Kate turned to the technique, once seen as radically New Age, to help control acute morning sickness – hyperemesis – while pregnant with George, Charlotte and Louis.
She shared her secret and the guilt she often feels over being a working mother in a Happy Mum Happy Baby podcast with Giovanna Fletcher, as Kate continues to promote her Five Big Questions childhood survey.
Kate said: “William didn’t feel he could do much to help and it’s hard for everyone to see you suffering without actually being able to do anything about it.
“It was through hyperemesis that I really realised the power of the mind over the body, because I really had to try everything to try and help me through it.”
Laughing Kate agreed the “hippy dippy” reputation of hypnobirthing was unwarranted, saying: “I’m not going to say that William was standing there sort of, chanting sweet nothings at me.
“He definitely wasn’t. I didn’t even ask him about it, but it was just something I wanted to do for myself.
“I saw the power of it really, the meditation and the deep breathing and things like that they teach you in hypnobirthing, when I was really sick.
“And actually, I realised that this was something I could take control of, I suppose, during labour.”
Kate, 38, tries to create cherished memories for her children every day.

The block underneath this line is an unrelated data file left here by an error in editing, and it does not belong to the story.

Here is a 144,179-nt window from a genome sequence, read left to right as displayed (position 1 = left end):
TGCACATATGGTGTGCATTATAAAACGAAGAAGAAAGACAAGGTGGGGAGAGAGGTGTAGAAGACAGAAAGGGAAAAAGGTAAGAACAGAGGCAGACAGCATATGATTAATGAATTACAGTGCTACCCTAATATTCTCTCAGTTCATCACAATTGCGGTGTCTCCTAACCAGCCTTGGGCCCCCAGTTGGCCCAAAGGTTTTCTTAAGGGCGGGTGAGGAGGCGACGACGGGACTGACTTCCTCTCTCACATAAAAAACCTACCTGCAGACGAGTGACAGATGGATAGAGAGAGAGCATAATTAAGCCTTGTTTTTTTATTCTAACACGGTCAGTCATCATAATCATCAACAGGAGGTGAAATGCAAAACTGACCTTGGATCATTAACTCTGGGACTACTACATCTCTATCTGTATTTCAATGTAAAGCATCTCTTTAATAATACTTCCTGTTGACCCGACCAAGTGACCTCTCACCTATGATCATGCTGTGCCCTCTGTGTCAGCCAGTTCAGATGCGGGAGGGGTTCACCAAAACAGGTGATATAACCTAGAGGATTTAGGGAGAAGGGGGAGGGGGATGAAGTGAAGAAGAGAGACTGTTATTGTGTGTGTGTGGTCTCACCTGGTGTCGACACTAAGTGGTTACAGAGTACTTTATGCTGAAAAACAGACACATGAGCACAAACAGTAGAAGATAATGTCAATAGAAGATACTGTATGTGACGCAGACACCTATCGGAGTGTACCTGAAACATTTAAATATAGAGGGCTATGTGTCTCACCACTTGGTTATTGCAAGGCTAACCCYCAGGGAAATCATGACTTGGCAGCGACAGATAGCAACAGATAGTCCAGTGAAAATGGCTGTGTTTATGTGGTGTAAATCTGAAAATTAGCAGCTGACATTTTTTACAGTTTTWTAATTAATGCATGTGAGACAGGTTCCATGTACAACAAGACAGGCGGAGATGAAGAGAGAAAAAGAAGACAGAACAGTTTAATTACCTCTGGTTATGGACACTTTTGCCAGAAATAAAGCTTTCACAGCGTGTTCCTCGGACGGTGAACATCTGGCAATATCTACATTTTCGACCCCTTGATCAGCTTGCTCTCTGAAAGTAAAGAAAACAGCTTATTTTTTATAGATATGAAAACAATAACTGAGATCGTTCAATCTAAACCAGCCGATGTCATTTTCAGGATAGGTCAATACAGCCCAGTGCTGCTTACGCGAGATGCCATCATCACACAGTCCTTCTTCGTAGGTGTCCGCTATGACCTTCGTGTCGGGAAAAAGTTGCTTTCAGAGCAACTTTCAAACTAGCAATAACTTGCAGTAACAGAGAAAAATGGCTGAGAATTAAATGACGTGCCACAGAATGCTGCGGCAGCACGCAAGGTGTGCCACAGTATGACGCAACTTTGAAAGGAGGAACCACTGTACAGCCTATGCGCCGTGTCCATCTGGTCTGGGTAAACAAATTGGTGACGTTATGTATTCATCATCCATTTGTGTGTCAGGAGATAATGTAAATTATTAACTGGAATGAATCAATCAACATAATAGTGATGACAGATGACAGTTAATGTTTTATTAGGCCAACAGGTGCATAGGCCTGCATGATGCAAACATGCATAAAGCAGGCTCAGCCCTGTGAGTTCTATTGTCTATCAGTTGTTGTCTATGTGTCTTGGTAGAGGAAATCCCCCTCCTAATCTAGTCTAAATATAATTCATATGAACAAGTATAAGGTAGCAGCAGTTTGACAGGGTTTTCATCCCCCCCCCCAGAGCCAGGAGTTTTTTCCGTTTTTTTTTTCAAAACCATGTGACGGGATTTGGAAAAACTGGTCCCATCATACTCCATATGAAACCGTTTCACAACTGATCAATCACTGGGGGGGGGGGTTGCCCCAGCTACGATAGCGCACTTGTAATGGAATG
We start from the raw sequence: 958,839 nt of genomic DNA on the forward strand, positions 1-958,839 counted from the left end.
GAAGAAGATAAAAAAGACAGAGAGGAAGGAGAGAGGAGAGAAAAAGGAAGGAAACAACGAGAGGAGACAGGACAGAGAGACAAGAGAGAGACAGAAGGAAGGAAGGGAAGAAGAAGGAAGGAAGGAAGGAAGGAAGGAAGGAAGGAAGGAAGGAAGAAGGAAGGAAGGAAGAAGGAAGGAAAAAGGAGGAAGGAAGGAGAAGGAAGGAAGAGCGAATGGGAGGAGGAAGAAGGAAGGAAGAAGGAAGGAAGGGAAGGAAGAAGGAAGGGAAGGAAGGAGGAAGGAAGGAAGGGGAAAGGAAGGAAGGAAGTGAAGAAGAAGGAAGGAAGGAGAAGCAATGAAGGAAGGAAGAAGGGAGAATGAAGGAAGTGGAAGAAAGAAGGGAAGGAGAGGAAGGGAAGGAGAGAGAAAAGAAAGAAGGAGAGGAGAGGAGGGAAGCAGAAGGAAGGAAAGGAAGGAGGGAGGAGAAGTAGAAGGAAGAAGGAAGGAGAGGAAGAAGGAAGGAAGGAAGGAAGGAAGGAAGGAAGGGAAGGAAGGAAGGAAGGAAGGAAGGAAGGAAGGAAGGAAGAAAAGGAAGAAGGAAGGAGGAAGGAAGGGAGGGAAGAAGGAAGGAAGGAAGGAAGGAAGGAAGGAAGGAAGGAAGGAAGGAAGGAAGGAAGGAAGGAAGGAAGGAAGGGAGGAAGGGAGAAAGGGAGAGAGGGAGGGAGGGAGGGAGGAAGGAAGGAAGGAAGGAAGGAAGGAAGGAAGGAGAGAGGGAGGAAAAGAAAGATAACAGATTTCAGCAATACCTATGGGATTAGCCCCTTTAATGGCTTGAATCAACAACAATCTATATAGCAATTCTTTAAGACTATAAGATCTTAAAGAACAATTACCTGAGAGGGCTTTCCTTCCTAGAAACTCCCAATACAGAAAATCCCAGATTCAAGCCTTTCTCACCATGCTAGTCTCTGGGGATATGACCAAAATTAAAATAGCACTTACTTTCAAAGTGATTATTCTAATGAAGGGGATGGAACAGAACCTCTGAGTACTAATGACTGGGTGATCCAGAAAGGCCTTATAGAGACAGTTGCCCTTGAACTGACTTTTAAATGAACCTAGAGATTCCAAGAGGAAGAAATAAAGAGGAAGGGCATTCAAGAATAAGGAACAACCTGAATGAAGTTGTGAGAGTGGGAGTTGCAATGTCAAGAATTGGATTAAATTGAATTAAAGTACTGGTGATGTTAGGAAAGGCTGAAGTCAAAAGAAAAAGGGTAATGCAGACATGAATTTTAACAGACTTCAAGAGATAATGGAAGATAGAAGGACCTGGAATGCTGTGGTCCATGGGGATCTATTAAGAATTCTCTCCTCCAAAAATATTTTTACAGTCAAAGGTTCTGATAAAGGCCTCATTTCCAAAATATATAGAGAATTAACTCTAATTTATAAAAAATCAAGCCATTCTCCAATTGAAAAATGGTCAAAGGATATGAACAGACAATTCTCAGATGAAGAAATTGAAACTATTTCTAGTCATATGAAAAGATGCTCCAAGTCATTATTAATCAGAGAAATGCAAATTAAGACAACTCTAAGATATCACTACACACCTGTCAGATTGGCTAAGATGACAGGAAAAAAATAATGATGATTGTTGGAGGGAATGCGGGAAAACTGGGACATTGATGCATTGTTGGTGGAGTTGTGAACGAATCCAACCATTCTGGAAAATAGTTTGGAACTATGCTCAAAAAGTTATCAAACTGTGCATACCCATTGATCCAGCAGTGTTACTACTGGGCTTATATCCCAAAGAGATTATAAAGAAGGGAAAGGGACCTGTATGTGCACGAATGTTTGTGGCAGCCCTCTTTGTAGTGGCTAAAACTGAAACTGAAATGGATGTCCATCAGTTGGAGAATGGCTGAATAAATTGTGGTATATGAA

She said: “I’ve got this one photo of Charlotte smelling a bluebell… it’s moments like that, that mean so much to me as a parent.
“And I try every day to put moments like that in, even if they’re small or even if I don’t have time. It’s the simple things that really make a difference. It’s spending quality time with your children.”
Kate said someone asked her what she would want her children to remember about their childhood.
She said: “If you really think about that, is it that I’m sitting down trying to do their maths and spelling homework over the weekend?
“Or is it the fact that we’ve gone out and lit a bonfire and sat around trying to cook sausages that hasn’t worked because it’s too wet?
“That’s what I would want them to remember, moments with me as a mother, but also the family going to the beach, getting soaking wet, our boots full of water. Not a stressful household where you’re trying to do everything and not really succeeding at one thing.” Kate said she tries to organise her working day around the school run and her children’s needs, but still struggles with mum guilt.
She said: “Even this morning, George and Charlotte were like, ‘Mummy, how could you possibly not be dropping us off at school?’”
Kate said a “very wise man” helped her overcome her guilt, saying human families are very like animal communities, where adults share responsibility for raising the young.
She did not identify the mystery philosopher, but courtiers say it sounds uncannily like the views of her father-in-law, Prince Charles.
Asked how she felt when she held George for the first time, Kate said: “Amazing, amazing.
“It is extraordinary, as I’ve said. How can the human body do that?
“But also seeing your husband, the pure joy of his face. It was really special.”
When asked what being a mum means, she said, “compromise!”
And when asked to finish a sentence starting “I’m happy when…”, she said: “With my family in the countryside – we’re all filthy dirty.”
● To take part in Kate’s survey, go to https://5bigquestions.org.uk
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